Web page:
"They wanted to call it something different and I said well how about Sorcerer's Stone as a compromise. In retrospect I wish I hadn't changed but to be honest with you I was so grateful that anyone wanted to buy my book at all that I was maybe a bit too compliant about that."
During a massive event in July 2000 to celebrate the launch of Harry Potter and the Goblet of Fire, Newsround’s Lizo Mzimba boarded the Hogwarts Express to talk with JK Rowling.
What was the original working title of Chamber of Secrets?
JKR: Harry Potter and the Half Blood Prince. I quite liked that title, unfortunately the story bore no relation whatsoever to the title by the time I’d finished.
Book four explores a lot of themes, some we’ve seen before in Chambers of Secrets, about prejudice. Is that something you’ve been wanting to explore?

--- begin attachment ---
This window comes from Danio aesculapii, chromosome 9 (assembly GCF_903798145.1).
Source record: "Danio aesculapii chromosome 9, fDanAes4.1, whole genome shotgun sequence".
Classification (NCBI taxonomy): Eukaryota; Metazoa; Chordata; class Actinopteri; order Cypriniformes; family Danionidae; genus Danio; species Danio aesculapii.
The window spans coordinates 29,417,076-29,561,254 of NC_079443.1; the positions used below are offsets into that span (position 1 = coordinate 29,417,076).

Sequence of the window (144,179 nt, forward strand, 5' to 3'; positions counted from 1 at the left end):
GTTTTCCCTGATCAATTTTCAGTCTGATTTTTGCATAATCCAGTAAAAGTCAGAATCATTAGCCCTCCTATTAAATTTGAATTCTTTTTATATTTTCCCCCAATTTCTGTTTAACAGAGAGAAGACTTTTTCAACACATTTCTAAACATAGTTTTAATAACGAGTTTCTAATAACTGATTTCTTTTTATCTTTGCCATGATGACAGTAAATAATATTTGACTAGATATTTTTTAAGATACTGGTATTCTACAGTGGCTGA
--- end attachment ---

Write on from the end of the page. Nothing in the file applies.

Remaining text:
JKR: From the beginning of the Philosopher’s Stone prejudice is a very strong theme – and I think it’s plausible that Harry enters the world – that’s how I wanted it to be – he was quite wide-eyed about it, everything will be wonderful in this world, this is the place where those sort of injustices didn’t happen and then he finds out that sure enough it happens.
And it’s a shock to him like to everyone else and he finds out that he’s a half person within the confines of the world. To a wizard like Lucius Malfoy, Harry will never be a true wizard because his mother was of muggle parentage.
It’s quite appropriate we’re talking to you on a train, it’s very important in the story.
JKR: Yeah I love trains. I wouldn’t be here if it wasn’t for the fact that my father managed, by the skin of his teeth, to get the train from King’s Cross – that’s where he met my mother. He proposed to my mother on a train, I had the idea for Harry Potter on a train, yes, very appropriate, I love trains.
JK Rowling talks about Book Four